Discover more from Bald Faced Truth by John Canzano
Canzano: Finding logic in a 74-point drubbing
What I made of Oregon's 81-7 victory over Portland State.
It should not be said that Portland State got “nothing” out of Saturday’s game against the Oregon Ducks at Autzen Stadium.
The Vikings were paid $575,000.
They got beat 81-7.
It’s like Kurt Vonnegut wrote: “In this world, you get what you pay for.” Except I’m pretty sure on Planet NCAA those poor PSU football players will have to share proceeds with the school’s other sports programs. None of those other athletes spent three-plus hours on Saturday getting turfed. Still, that’s the game.
I’m not here to criticize UO coach Dan Lanning’s team for scoring 11 touchdowns and a field goal in the season opener. The Ducks lined up and ran regular football plays. PSU couldn’t stop them. As coach Bobby Bowden once told an angry opponent after a blowout victory at Florida State: “It's your job to keep the score down, not mine.”
When it was finally done, Oregon had 729 yards of offense and the Duck mascot — who performs push-ups after every score — had a case of compartment syndrome.
Before we go much further I should probably explain the difference between apples and oranges in college football.
Oregon is an apple. It’s an FBS member, which means it can offer up to 85 full scholarships. Home games are played at Autzen Stadium, where the Ducks drew an average of 54,950 last season. The program is backed by Nike and mega-booster Phil Knight. And the school’s NIL collective — Division Street, Inc. — has roughly the same buying power as Amazon.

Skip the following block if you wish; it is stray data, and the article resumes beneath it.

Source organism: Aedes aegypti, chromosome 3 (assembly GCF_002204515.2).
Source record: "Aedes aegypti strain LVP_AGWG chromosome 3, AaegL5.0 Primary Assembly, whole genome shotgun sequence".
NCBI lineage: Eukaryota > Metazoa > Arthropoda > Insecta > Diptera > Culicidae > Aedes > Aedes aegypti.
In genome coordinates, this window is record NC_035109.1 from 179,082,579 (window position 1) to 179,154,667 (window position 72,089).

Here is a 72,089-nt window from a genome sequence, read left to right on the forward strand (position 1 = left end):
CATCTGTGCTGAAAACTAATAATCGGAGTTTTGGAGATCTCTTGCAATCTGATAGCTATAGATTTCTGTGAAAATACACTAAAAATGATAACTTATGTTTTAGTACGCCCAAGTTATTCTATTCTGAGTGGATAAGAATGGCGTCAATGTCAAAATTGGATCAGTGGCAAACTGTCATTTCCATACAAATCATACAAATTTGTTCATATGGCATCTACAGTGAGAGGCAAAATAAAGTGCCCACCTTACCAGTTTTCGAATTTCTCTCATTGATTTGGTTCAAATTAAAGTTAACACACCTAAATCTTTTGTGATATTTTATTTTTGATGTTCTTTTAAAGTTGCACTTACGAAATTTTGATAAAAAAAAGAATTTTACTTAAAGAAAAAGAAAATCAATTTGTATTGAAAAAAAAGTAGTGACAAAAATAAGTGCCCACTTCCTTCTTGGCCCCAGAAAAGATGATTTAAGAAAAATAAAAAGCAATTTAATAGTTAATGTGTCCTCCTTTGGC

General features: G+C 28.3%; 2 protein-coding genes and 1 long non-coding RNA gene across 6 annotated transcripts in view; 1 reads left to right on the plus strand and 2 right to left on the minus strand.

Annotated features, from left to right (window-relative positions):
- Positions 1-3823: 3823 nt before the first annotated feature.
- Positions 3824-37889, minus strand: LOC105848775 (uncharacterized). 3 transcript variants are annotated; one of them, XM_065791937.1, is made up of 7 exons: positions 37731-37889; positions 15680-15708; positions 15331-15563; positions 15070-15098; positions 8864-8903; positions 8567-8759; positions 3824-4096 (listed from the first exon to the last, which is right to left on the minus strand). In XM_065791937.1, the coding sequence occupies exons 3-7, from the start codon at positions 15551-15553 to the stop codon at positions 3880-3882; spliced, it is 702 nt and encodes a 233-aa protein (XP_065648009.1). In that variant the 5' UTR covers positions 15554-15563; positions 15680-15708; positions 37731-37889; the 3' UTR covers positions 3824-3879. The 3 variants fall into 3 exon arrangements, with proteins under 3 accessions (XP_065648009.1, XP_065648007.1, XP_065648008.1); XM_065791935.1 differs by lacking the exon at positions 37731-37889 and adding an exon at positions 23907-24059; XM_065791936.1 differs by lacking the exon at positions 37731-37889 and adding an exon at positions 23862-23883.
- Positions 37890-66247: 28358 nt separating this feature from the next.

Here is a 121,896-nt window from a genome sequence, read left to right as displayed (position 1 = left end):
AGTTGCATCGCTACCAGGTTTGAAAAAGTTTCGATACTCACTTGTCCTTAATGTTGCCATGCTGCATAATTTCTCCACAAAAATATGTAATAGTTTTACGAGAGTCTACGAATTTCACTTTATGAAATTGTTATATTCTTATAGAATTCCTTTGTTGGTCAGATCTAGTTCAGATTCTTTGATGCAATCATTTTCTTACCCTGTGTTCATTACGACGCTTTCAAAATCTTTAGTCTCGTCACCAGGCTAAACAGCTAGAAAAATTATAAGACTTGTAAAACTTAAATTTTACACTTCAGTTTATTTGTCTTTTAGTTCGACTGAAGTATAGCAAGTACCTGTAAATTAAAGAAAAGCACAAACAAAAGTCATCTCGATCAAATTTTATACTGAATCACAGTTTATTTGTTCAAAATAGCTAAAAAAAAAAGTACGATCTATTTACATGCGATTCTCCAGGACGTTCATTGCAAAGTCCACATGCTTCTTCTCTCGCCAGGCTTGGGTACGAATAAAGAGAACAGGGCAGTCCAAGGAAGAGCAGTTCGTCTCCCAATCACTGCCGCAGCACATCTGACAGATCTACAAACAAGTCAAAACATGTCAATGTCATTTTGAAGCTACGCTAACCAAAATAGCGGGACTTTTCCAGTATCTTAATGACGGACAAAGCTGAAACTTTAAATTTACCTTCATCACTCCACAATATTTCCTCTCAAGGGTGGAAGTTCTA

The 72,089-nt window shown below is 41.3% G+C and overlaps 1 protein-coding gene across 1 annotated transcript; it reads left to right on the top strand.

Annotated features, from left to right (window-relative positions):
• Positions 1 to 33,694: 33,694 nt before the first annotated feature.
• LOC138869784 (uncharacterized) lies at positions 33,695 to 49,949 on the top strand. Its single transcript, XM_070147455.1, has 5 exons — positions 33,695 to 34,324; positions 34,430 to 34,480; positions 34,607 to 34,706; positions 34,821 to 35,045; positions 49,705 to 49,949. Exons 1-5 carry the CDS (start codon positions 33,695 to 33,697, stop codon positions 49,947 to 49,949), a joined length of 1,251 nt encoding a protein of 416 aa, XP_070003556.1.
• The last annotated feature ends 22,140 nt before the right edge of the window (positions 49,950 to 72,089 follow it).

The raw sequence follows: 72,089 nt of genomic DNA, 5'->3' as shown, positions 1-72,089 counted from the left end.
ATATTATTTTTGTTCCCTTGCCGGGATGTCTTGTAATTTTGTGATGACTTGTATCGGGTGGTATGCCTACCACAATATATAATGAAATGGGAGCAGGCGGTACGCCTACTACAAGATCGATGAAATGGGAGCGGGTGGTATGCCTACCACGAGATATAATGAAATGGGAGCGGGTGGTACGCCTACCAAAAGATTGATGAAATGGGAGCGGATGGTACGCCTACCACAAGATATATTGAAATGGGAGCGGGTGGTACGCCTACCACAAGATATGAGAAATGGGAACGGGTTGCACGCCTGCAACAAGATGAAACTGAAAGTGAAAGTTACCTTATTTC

Portland State is an orange. As a member of the FCS division, where it gets a maximum of 63 scholarships. Those can be divided into half-scholarships. The Vikings home games take place at Hillsboro Stadium, where they draw an average of about 4,000 fans. Knight doesn’t show up to Bruce Barnum’s post-game news conferences. The PSU program does have a high-profile sponsor, however.
Years ago, on a recruiting road trip the coach and an assistant stopped for gas. Barnum bought a bag of flavored pretzels and liked them so much he wrote to company headquarters. That’s how PSU’s coach became a spokesperson for Dot’s Pretzels — billed as “the snack you didn’t know you needed.”
Oregon’s athletic department generated $153.5 million in 2022.
PSU collected a total of $16.8 million.
The football programs of those two NCAA bookends met on an understandably tilted playing field on Saturday. The Ducks were there to break a sweat, get a win in front of 45,723 paying customers, and use the day to get ready for next week’s game at Texas Tech. The Vikings were in it for the money and to hopefully not lose a bunch of players to injury so they can compete in the games they actually have a chance to win this season.
“I lost seven guys in the fourth quarter last year when we played Washington,” Barnum told me earlier this week.
It’s why PSU’s coach entered Saturday’s game with a master plan. He vowed to yank his starters in the fourth quarter should the game get out of hand. Five scores or more was the threshold. The Vikings found themselves behind by six touchdowns at halftime.
Last season, Portland State made $500,000 to play at Washington. It collected another $435,000 to travel to San Jose State. Next week, PSU will make $400,000 to play at Wyoming. And in 2024, the Vikings have signed contracts to travel to Washington State ($563,000) and San Diego State ($475,000) for games.